How Apple Will (And Won't) Colorize The iPhone 5S | Cult of Mac

How Apple Will (And Won’t) Colorize The iPhone 5S


Nice try, but no, the iPhone 5S isn't going to look like this.

When it comes to iOS devices, Apple’s long adhered to a (slightly modified) adage of Henry Ford: “You can have it any color, as long as it’s white or black.”

With the 2012 iPod touch refresh, though, Apple showed for the first time they were willing to start making iOS devices in different colors. From there, it was only a matter of time that the inevitable rumors started circling that the iPhone 5S would come in a swatch of different colors.

This concept by Alexander Kormishin imagines what an iPhone 5S in color would look like, but we think he’s got it all wrong. Here’s why.

The problem with Kormishin’s concept is that it basically assumes that Apple will change the design of the iPhone 5S substantially from the iPhone 5’s design. And we know Apple won’t do that.

Why? There’s a reason Apple only significantly changes the design of the iPhone every couple of years, and it’s because even a slight change in the design of the world’s most popular phone requires months of ramp up, millions of dollars in testing and introduces a slew of new problems in Apple’s manufacturing supply chain. It takes time to master the process of mass-producing a device as intricately designed, chamfered and watch-like as the iPhone 5: Apple’s not going to throw that design out before they have to.

So if the iPhone 5S comes in colors, it will still look much like an iPhone 5. In fact, it would look like this:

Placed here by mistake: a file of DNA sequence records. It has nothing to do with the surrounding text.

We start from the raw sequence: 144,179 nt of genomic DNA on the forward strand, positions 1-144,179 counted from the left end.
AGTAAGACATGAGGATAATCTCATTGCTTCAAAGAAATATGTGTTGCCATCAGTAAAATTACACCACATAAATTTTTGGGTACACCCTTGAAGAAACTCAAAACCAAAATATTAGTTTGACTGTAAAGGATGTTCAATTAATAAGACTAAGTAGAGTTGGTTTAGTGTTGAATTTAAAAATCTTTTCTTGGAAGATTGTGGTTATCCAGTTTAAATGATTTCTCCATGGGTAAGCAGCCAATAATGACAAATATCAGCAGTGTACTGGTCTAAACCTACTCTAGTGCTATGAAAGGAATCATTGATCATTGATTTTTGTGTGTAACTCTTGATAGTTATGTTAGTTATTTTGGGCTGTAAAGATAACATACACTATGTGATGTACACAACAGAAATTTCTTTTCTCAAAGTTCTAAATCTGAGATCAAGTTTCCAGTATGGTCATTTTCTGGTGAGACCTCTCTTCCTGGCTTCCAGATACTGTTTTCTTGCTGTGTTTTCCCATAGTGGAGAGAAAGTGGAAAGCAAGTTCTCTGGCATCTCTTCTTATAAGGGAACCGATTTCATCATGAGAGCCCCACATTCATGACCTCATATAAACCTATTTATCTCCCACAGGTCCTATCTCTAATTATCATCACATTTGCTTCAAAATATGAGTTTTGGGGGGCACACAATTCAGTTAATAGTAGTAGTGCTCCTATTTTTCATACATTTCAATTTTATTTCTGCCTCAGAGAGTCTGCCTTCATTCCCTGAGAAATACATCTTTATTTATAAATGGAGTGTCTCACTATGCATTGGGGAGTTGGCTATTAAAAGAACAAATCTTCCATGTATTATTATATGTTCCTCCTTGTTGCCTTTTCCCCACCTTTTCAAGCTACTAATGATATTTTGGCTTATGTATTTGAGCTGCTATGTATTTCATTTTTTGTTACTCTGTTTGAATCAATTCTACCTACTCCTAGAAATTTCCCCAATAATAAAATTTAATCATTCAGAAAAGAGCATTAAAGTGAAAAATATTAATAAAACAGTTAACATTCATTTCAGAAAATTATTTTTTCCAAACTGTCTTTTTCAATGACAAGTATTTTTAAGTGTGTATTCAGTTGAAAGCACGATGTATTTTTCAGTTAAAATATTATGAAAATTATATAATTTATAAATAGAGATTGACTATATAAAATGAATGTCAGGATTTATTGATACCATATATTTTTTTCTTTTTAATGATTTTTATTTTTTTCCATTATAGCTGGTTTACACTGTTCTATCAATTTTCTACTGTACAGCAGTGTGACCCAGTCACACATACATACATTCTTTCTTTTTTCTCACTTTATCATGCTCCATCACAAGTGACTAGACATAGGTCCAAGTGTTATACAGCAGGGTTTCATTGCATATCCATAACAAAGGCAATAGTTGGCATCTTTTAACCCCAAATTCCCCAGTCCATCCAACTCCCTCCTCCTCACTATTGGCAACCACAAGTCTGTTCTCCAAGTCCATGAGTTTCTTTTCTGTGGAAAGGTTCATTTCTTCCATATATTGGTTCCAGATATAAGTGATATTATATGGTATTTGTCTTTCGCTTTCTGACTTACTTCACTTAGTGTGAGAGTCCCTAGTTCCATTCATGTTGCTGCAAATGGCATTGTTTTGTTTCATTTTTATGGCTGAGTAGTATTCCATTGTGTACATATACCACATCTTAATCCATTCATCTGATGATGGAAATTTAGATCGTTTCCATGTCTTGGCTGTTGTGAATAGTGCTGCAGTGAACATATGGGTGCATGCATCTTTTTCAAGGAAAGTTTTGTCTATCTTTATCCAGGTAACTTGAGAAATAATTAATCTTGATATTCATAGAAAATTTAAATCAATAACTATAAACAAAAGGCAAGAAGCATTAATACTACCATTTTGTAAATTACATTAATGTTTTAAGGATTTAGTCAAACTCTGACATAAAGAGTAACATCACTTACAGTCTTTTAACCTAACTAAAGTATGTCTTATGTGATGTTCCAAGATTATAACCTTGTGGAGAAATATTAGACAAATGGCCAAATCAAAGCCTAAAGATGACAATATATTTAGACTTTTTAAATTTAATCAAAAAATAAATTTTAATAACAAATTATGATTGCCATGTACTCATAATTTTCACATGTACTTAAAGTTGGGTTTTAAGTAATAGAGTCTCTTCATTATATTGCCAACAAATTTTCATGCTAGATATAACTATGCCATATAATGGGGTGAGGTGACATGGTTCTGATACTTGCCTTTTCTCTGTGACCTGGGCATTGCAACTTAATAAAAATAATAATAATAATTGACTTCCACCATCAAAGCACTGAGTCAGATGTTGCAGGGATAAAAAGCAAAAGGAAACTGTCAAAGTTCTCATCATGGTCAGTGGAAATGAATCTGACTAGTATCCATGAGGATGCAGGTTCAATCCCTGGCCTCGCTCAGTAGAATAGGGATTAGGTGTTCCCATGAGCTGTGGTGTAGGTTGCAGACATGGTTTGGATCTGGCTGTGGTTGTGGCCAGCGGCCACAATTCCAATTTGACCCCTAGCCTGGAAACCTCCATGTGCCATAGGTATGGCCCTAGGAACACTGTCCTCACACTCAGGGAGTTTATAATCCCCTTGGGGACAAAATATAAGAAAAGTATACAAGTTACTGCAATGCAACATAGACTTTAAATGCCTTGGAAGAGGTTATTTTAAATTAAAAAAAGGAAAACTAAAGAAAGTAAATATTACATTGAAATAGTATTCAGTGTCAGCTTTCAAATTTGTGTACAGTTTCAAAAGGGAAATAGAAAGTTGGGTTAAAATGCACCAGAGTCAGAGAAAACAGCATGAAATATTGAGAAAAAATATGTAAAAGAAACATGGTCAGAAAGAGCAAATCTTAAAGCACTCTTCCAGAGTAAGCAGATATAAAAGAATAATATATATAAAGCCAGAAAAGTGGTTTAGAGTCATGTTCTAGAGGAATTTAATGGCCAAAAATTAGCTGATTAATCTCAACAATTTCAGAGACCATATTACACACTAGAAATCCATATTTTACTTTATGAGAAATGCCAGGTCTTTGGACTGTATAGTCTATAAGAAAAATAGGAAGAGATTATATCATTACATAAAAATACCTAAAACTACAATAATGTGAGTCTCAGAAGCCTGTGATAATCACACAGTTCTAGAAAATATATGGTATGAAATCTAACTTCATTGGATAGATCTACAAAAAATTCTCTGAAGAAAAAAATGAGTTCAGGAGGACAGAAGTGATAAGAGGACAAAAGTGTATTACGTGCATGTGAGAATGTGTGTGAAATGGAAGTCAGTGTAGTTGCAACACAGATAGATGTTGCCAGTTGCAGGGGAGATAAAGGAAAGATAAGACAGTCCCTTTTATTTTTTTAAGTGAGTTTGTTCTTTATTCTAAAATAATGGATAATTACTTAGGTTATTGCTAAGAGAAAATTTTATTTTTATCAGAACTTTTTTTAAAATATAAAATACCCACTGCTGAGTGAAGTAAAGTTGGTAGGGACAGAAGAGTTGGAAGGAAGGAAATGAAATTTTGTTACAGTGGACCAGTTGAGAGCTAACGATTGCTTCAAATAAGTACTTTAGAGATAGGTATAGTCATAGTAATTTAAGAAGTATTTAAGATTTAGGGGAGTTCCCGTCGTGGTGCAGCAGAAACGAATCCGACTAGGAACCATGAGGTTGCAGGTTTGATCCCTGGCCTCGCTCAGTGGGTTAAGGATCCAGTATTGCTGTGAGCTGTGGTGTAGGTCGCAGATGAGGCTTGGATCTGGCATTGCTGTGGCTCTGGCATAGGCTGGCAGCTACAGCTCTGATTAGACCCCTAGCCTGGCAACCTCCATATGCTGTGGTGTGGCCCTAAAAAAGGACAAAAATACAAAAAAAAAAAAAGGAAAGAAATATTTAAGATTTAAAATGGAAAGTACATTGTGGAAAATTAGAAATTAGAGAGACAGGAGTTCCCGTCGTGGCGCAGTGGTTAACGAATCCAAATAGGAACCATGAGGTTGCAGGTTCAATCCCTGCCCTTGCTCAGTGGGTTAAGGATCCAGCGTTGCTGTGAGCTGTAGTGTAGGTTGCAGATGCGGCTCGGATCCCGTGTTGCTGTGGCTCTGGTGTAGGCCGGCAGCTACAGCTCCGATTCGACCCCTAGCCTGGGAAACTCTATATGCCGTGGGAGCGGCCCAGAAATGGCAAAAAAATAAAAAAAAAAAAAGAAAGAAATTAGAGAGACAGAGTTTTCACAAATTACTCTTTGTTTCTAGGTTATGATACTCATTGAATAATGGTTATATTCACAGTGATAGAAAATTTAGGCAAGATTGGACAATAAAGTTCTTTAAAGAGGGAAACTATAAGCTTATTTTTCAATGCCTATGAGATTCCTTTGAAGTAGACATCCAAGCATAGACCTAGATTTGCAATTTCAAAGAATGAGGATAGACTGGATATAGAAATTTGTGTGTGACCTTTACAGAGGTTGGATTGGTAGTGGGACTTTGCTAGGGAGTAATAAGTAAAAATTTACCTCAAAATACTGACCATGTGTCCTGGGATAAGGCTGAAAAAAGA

Those are iPhone 5s that have been modified by a company called Anostyle for a price, and it shows the process Apple would likely use to color the iPhone 5S. Anything made of aluminum can be anodized to make it a different color relatively simply (here’s how the process works).

What would cause Apple the biggest problem in making the iPhone 5S in different colors is the glass. In the past, Apple has had a great deal of difficulty even getting the white iPhone 4 out the door. The reasons for this are complicated, but essentially, the biggest difficulty Apple faced in making the white iPhone 4 was preventing light from leaking through the glass onto the camera sensor. The problem was such a doozy it took Apple ten months to get the white iPhone 4 out the door.

I don’t see Apple being willing to throw open the box of potential problems that coloring the glass on the iPhone 5S would cause them. It would be better instead to do what they’ve done with the 2012 iPod touches: anodize the aluminum with different colors and leave the glass either white or black.

Of course, there’s nothing to say Apple will colorize the iPhone 5S at all. They might wait until the iPhone 6, and design that handset with color in mind from the get-go. Or they might never release the iPhone in colors at all. If the rumors are true and the iPhone 5S does come in different colors, though, there’s only one way they are going to do it.




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